"The Firm," while a thrilling novel, needed considerable plot work to be made into a plausible movie, director Sydney Pollack told more than 300 people at the Harvard Film Archive Saturday night.
Pollack's talk, which consisted of an interview with a professor from the New School of Social Research and a question-and-answer session with the audience, followed a showing of the film, which has grossed $96 million since its release almost three weeks ago.
The event was the first in a series titled "Private Screenings," in which Professor Richard W. Brown, who teaches film classes for adults at the New School, will screen films at the Archive and interview the directors or one of the stars.
Pollack said he had thoroughly enjoyed the original story of "The Firm" as told by author John Grisham and had thought it a good book to dramatize, but had realized many parts of it would not translate well to screen.
"There were elements of the book I love that I think you would laugh off the screen if I tried to do it, "he said. " I had to try to orchestrate a different approach to this...to say what does the book deliver that I don't want to change and what do I have to change?"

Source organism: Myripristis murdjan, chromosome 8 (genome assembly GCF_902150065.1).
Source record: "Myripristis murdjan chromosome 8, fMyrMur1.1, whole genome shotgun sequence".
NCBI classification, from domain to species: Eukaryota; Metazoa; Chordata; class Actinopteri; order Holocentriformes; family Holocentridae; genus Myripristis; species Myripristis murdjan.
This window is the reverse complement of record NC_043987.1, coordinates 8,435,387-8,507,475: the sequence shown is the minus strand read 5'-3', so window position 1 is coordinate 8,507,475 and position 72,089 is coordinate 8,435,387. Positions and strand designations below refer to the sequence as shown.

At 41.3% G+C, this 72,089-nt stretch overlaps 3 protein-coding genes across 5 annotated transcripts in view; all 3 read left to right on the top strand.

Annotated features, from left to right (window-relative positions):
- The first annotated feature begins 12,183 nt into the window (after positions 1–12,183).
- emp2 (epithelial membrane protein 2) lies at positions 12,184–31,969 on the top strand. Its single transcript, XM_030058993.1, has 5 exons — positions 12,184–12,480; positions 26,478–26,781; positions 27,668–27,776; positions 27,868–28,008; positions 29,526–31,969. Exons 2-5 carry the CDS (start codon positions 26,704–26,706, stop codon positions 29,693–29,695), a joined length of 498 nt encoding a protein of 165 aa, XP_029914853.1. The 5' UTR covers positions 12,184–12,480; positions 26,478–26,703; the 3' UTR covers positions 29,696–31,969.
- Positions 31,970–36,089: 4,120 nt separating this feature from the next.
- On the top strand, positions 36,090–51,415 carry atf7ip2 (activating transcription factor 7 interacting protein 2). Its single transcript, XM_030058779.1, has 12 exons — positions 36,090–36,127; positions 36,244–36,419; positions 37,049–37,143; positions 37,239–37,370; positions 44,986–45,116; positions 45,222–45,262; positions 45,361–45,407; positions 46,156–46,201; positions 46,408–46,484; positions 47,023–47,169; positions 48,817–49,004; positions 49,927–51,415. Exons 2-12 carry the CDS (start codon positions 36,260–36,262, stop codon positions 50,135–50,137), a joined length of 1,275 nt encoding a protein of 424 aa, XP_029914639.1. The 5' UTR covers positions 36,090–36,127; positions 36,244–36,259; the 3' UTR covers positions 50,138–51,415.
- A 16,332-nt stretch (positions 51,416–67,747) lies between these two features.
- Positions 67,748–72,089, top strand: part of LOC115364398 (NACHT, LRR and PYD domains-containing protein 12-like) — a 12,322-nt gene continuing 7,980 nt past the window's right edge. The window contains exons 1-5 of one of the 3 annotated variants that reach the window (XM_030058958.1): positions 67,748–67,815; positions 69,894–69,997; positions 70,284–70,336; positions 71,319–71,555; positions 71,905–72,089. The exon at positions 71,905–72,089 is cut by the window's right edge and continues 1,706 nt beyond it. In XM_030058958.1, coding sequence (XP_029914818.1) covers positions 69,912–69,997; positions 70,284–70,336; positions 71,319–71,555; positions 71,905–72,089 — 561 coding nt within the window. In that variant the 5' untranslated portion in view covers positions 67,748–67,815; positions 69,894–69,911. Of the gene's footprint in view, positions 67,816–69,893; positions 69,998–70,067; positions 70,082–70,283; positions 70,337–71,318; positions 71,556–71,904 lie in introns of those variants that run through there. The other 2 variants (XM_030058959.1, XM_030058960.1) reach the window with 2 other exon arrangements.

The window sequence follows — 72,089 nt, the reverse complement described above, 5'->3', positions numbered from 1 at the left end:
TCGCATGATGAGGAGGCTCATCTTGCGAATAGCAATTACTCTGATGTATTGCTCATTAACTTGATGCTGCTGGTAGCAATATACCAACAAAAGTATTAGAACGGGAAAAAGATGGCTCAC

The need for considerable rewriting as well as Pollack's relatively late arrival to the project meant that the screen-play was written in increments that were usually finished shortly before shooting, he said, Pollack said he doubted a complete screenplay exists anywhere but on his computer.
Pollack admitted that almost none of the actors in the movie was one of his first choices, but said that he thought the cast was excellent. One benefit of such a last minute. process, in fact, was that the makers of the film were able to assemble an "all star" cast--since many of the rules were cast piece by piece, he said.
"If I'd had a complete script. I don't know if I would have [dared to] try to do that," he said.
Pollack said many of the elements he wanted to keep, as well as many of those he wanted to change, centered around the character of Mitch McDeere, played by Tom Cruise.
Parts of an interview Brown had conducted with Cruise earlier in the week were shown following the talk with Pollack,"
"I began by saying I didn't feel the end of the book literally translated would be good for the movie...because it deals with the corruption of Mitch McDeere," Pollack said. "The major areas we changed had to do with giving Mitch McDeere some change for a life at the end."
"We tried to keep the everyman, who was ambitious and wanted to conquer the world and had the American dream handed to him and finds out that it's rotten inside, then has to find a way to outwit both the lawmakers and the lawbreakers," he said